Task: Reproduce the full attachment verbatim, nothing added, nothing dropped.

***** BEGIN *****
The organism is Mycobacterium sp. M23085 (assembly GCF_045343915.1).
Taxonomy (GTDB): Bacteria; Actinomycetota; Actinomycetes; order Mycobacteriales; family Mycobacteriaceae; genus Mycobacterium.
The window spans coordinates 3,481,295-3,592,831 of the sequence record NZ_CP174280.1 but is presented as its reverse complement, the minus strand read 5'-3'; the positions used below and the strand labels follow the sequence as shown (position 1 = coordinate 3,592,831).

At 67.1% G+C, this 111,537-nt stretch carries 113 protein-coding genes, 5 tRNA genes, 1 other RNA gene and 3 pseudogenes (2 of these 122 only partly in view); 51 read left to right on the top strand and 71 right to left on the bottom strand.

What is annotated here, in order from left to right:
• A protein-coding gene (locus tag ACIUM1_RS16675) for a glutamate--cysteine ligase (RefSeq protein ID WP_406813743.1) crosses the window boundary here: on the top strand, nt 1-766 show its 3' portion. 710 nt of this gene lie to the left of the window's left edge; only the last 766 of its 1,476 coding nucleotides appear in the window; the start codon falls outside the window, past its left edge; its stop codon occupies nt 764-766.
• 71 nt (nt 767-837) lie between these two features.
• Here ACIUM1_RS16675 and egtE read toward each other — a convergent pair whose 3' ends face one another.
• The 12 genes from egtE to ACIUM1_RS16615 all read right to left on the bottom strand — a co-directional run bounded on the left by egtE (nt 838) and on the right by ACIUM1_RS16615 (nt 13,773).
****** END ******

The organism is Mycobacterium sp. M23085 (assembly GCF_045343915.1).
Taxonomy (GTDB): Bacteria; Actinomycetota; Actinomycetes; order Mycobacteriales; family Mycobacteriaceae; genus Mycobacterium.
The window spans coordinates 3,481,295-3,592,831 of the sequence record NZ_CP174280.1 but is presented as its reverse complement, the minus strand read 5'-3'; the positions used below and the strand labels follow the sequence as shown (position 1 = coordinate 3,592,831).

At 67.1% G+C, this 111,537-nt stretch carries 113 protein-coding genes, 5 tRNA genes, 1 other RNA gene and 3 pseudogenes (2 of these 122 only partly in view); 51 read left to right on the top strand and 71 right to left on the bottom strand.

What is annotated here, in order from left to right:
• A protein-coding gene (locus tag ACIUM1_RS16675) for a glutamate--cysteine ligase (RefSeq protein ID WP_406813743.1) crosses the window boundary here: on the top strand, nt 1-766 show its 3' portion. 710 nt of this gene lie to the left of the window's left edge; only the last 766 of its 1,476 coding nucleotides appear in the window; the start codon falls outside the window, past its left edge; its stop codon occupies nt 764-766.
• 71 nt (nt 767-837) lie between these two features.
• Here ACIUM1_RS16675 and egtE read toward each other — a convergent pair whose 3' ends face one another.
• The 12 genes from egtE to ACIUM1_RS16615 all read right to left on the bottom strand — a co-directional run bounded on the left by egtE (nt 838) and on the right by ACIUM1_RS16615 (nt 13,773).